It's been known for some time that the hiring spree ended long ago. Retirement bulges have mostly passed and with the exception of those areas continually searching for new talent (French-language, technical studies, math, sciences) and those temporarily experiencing growth due to government investment (full-day kindergarten), there aren't really any permanent jobs for new teachers.
So then I saw this article from the Chatham Daily News this week.
Stop the press.Getting a full-time job as a teacher is tough these days.Teachers can languish on supply lists for months or years before getting a chance for a permanent position.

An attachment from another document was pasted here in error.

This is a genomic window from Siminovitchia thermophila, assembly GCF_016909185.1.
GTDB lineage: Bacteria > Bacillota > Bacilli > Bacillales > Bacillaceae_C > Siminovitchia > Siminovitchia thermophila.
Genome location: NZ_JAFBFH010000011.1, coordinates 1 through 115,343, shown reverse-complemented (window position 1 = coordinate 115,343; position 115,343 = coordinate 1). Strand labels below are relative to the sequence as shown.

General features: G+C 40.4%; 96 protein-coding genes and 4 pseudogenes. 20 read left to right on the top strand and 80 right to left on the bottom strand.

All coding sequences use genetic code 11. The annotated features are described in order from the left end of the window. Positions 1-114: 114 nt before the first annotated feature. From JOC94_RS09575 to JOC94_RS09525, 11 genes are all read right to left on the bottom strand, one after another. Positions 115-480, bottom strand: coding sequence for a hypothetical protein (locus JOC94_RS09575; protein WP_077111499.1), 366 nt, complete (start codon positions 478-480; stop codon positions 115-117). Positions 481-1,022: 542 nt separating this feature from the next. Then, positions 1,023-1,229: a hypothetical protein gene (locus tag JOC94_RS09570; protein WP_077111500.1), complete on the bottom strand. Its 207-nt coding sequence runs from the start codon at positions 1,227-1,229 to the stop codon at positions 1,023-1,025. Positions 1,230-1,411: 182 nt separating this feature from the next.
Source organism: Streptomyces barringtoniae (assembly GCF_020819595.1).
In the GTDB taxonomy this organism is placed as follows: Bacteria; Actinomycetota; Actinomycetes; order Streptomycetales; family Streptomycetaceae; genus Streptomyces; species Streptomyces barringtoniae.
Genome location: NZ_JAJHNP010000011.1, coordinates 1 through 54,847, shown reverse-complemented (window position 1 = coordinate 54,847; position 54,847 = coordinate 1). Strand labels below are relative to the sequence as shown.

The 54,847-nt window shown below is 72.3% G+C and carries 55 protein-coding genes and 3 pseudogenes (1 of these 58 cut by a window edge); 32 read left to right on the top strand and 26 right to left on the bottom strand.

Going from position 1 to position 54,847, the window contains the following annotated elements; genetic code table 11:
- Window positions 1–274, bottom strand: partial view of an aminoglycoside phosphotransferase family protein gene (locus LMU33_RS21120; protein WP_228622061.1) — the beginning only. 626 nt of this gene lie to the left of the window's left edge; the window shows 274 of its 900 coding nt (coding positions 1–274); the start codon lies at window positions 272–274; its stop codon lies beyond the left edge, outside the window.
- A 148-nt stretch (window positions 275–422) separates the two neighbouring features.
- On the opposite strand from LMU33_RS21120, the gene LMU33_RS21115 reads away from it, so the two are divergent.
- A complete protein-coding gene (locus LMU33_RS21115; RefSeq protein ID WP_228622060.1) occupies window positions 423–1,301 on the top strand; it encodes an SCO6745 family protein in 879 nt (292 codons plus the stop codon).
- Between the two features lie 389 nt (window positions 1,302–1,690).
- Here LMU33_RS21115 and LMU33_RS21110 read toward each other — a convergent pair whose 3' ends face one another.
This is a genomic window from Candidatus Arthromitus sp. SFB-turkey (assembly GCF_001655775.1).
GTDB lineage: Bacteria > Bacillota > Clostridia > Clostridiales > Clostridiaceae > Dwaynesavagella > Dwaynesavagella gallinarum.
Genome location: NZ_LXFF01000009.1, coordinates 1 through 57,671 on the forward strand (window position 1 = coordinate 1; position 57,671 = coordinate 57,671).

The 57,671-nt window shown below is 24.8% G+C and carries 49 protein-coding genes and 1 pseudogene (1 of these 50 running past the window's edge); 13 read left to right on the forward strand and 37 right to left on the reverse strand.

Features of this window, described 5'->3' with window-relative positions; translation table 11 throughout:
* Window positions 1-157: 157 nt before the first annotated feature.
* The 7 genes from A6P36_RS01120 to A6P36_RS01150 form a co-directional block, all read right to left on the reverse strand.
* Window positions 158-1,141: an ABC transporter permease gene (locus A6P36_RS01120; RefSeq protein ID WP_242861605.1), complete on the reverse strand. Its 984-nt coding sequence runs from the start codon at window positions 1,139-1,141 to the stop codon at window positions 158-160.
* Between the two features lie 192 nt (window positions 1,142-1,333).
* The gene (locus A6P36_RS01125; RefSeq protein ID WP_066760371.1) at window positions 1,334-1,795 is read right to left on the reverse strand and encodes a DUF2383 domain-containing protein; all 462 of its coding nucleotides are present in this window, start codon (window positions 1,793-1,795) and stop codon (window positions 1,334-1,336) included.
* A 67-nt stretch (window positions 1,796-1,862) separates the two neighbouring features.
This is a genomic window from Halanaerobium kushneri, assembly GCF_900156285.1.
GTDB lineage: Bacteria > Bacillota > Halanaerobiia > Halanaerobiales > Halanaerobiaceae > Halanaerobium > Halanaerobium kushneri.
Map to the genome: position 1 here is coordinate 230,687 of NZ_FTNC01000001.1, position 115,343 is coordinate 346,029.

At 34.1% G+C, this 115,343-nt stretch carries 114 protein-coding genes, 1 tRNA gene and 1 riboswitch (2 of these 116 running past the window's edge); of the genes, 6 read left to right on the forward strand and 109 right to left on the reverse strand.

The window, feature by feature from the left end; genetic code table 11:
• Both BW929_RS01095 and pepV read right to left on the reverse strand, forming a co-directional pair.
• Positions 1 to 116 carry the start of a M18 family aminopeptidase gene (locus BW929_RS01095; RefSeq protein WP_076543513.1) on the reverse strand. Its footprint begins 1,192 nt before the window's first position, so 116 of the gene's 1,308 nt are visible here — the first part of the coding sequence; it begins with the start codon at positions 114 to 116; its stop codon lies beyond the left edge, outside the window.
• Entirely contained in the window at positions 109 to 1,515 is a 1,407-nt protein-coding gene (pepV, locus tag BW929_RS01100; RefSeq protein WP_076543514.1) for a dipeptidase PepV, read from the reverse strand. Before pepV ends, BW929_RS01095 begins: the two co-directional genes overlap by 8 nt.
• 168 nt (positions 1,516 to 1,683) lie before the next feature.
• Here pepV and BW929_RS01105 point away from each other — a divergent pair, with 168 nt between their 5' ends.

As the last of the baby-boom generation approaches retirement, teachers are leaving. However, this is being offset by annual declining enrolment.
No disrespect meant for the journalist who wrote this article, but as he himself notes, the factors contributing to this are not new. So what makes it newsworthy? Is it a chance interview with local board officials? Is it an annual update to the issue for the local readership?
But hey, that hasn't stopped thousands from applying to teachers' college for this fall. Thousands more than could ever hope to find full-time, permanent employment at a school in southern Ontario when they're done.